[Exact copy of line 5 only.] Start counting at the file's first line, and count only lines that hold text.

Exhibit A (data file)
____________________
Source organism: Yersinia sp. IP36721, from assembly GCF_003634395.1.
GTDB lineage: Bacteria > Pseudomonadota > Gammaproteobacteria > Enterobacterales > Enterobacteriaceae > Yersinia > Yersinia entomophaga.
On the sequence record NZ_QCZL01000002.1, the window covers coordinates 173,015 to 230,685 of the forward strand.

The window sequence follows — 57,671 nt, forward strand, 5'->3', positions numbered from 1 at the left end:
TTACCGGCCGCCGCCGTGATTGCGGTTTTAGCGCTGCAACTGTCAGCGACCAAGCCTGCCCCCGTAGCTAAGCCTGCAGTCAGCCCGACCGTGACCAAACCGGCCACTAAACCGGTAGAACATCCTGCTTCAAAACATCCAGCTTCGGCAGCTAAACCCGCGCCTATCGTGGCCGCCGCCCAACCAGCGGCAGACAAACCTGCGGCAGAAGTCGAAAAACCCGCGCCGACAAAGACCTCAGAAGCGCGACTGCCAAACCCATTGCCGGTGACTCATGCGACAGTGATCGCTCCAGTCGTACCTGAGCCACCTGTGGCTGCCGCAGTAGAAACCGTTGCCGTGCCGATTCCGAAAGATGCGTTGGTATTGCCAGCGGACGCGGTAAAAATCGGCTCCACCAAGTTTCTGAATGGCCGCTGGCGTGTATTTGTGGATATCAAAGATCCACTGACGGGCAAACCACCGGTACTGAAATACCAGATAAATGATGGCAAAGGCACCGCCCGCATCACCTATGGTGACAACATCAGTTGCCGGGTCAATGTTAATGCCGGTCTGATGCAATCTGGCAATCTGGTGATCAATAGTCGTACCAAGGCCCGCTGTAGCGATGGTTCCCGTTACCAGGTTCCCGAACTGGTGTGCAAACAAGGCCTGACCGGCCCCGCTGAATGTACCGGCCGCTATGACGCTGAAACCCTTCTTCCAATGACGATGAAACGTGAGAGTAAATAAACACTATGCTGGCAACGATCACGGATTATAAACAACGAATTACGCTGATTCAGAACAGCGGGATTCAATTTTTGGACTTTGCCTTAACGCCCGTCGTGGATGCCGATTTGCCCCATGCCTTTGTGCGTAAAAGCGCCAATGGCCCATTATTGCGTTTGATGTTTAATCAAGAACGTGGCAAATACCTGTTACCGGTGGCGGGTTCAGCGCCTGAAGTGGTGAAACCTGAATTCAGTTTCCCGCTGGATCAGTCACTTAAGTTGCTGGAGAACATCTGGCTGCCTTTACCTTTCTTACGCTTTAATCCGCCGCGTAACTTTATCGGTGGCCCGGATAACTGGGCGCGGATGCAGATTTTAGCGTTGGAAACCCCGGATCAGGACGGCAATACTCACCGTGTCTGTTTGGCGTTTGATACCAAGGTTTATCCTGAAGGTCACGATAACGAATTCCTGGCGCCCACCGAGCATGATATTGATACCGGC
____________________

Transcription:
TTACCGGCCGCCGCCGTGATTGCGGTTTTAGCGCTGCAACTGTCAGCGACCAAGCCTGCCCCCGTAGCTAAGCCTGCAGTCAGCCCGACCGTGACCAAACCGGCCACTAAACCGGTAGAACATCCTGCTTCAAAACATCCAGCTTCGGCAGCTAAACCCGCGCCTATCGTGGCCGCCGCCCAACCAGCGGCAGACAAACCTGCGGCAGAAGTCGAAAAACCCGCGCCGACAAAGACCTCAGAAGCGCGACTGCCAAACCCATTGCCGGTGACTCATGCGACAGTGATCGCTCCAGTCGTACCTGAGCCACCTGTGGCTGCCGCAGTAGAAACCGTTGCCGTGCCGATTCCGAAAGATGCGTTGGTATTGCCAGCGGACGCGGTAAAAATCGGCTCCACCAAGTTTCTGAATGGCCGCTGGCGTGTATTTGTGGATATCAAAGATCCACTGACGGGCAAACCACCGGTACTGAAATACCAGATAAATGATGGCAAAGGCACCGCCCGCATCACCTATGGTGACAACATCAGTTGCCGGGTCAATGTTAATGCCGGTCTGATGCAATCTGGCAATCTGGTGATCAATAGTCGTACCAAGGCCCGCTGTAGCGATGGTTCCCGTTACCAGGTTCCCGAACTGGTGTGCAAACAAGGCCTGACCGGCCCCGCTGAATGTACCGGCCGCTATGACGCTGAAACCCTTCTTCCAATGACGATGAAACGTGAGAGTAAATAAACACTATGCTGGCAACGATCACGGATTATAAACAACGAATTACGCTGATTCAGAACAGCGGGATTCAATTTTTGGACTTTGCCTTAACGCCCGTCGTGGATGCCGATTTGCCCCATGCCTTTGTGCGTAAAAGCGCCAATGGCCCATTATTGCGTTTGATGTTTAATCAAGAACGTGGCAAATACCTGTTACCGGTGGCGGGTTCAGCGCCTGAAGTGGTGAAACCTGAATTCAGTTTCCCGCTGGATCAGTCACTTAAGTTGCTGGAGAACATCTGGCTGCCTTTACCTTTCTTACGCTTTAATCCGCCGCGTAACTTTATCGGTGGCCCGGATAACTGGGCGCGGATGCAGATTTTAGCGTTGGAAACCCCGGATCAGGACGGCAATACTCACCGTGTCTGTTTGGCGTTTGATACCAAGGTTTATCCTGAAGGTCACGATAACGAATTCCTGGCGCCCACCGAGCATGATATTGATACCGGC